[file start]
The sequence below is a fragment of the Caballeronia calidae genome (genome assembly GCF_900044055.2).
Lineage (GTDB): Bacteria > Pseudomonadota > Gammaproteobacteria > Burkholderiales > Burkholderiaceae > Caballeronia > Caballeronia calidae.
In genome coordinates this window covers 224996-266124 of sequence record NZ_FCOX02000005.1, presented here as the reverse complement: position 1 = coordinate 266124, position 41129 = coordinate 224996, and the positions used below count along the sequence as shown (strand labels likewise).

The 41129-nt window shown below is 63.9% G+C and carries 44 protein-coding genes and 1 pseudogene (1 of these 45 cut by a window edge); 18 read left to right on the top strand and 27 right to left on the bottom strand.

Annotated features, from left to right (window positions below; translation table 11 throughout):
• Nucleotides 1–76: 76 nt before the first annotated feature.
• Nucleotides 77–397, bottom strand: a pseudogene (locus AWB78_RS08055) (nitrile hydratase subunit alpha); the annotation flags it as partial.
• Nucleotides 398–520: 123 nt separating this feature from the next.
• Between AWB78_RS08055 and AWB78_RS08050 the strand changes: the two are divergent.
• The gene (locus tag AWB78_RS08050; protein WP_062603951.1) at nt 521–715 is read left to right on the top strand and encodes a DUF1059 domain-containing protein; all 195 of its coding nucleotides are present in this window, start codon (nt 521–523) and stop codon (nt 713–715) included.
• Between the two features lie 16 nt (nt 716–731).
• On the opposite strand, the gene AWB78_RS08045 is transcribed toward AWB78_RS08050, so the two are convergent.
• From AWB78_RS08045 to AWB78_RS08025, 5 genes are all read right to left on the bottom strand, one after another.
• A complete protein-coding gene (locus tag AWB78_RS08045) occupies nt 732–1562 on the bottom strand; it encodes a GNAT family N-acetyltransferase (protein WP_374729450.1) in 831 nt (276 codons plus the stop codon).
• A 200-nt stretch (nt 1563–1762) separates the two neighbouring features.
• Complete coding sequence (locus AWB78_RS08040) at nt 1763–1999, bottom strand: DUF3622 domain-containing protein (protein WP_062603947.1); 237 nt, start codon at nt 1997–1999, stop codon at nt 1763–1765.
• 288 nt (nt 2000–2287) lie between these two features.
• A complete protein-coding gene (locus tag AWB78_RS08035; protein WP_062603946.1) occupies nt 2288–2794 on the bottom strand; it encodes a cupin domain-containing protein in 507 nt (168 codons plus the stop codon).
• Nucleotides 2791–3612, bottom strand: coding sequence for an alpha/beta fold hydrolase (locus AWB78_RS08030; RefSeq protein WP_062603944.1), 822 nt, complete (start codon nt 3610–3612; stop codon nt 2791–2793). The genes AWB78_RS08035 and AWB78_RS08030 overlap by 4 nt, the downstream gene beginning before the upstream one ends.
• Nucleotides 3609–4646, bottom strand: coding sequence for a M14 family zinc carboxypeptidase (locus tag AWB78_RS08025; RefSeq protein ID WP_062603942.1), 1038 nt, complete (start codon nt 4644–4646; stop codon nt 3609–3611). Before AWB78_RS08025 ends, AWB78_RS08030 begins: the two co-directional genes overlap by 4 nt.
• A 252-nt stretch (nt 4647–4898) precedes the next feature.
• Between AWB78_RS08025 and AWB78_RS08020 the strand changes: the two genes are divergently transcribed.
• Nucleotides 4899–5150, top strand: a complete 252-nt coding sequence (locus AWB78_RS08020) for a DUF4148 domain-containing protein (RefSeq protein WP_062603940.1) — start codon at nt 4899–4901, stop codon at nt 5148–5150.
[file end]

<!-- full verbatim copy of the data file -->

The sequence below is a fragment of the Caballeronia calidae genome (genome assembly GCF_900044055.2).
Lineage (GTDB): Bacteria > Pseudomonadota > Gammaproteobacteria > Burkholderiales > Burkholderiaceae > Caballeronia > Caballeronia calidae.
In genome coordinates this window covers 224996-266124 of sequence record NZ_FCOX02000005.1, presented here as the reverse complement: position 1 = coordinate 266124, position 41129 = coordinate 224996, and the positions used below count along the sequence as shown (strand labels likewise).

The 41129-nt window shown below is 63.9% G+C and carries 44 protein-coding genes and 1 pseudogene (1 of these 45 cut by a window edge); 18 read left to right on the top strand and 27 right to left on the bottom strand.

Annotated features, from left to right (window positions below; translation table 11 throughout):
• Nucleotides 1–76: 76 nt before the first annotated feature.
• Nucleotides 77–397, bottom strand: a pseudogene (locus AWB78_RS08055) (nitrile hydratase subunit alpha); the annotation flags it as partial.
• Nucleotides 398–520: 123 nt separating this feature from the next.
• Between AWB78_RS08055 and AWB78_RS08050 the strand changes: the two are divergent.
• The gene (locus tag AWB78_RS08050; protein WP_062603951.1) at nt 521–715 is read left to right on the top strand and encodes a DUF1059 domain-containing protein; all 195 of its coding nucleotides are present in this window, start codon (nt 521–523) and stop codon (nt 713–715) included.
• Between the two features lie 16 nt (nt 716–731).
• On the opposite strand, the gene AWB78_RS08045 is transcribed toward AWB78_RS08050, so the two are convergent.
• From AWB78_RS08045 to AWB78_RS08025, 5 genes are all read right to left on the bottom strand, one after another.
• A complete protein-coding gene (locus tag AWB78_RS08045) occupies nt 732–1562 on the bottom strand; it encodes a GNAT family N-acetyltransferase (protein WP_374729450.1) in 831 nt (276 codons plus the stop codon).
• A 200-nt stretch (nt 1563–1762) separates the two neighbouring features.
• Complete coding sequence (locus AWB78_RS08040) at nt 1763–1999, bottom strand: DUF3622 domain-containing protein (protein WP_062603947.1); 237 nt, start codon at nt 1997–1999, stop codon at nt 1763–1765.
• 288 nt (nt 2000–2287) lie between these two features.
• A complete protein-coding gene (locus tag AWB78_RS08035; protein WP_062603946.1) occupies nt 2288–2794 on the bottom strand; it encodes a cupin domain-containing protein in 507 nt (168 codons plus the stop codon).
• Nucleotides 2791–3612, bottom strand: coding sequence for an alpha/beta fold hydrolase (locus AWB78_RS08030; RefSeq protein WP_062603944.1), 822 nt, complete (start codon nt 3610–3612; stop codon nt 2791–2793). The genes AWB78_RS08035 and AWB78_RS08030 overlap by 4 nt, the downstream gene beginning before the upstream one ends.
• Nucleotides 3609–4646, bottom strand: coding sequence for a M14 family zinc carboxypeptidase (locus tag AWB78_RS08025; RefSeq protein ID WP_062603942.1), 1038 nt, complete (start codon nt 4644–4646; stop codon nt 3609–3611). Before AWB78_RS08025 ends, AWB78_RS08030 begins: the two co-directional genes overlap by 4 nt.
• A 252-nt stretch (nt 4647–4898) precedes the next feature.
• Between AWB78_RS08025 and AWB78_RS08020 the strand changes: the two genes are divergently transcribed.
• Nucleotides 4899–5150, top strand: a complete 252-nt coding sequence (locus AWB78_RS08020) for a DUF4148 domain-containing protein (RefSeq protein WP_062603940.1) — start codon at nt 4899–4901, stop codon at nt 5148–5150.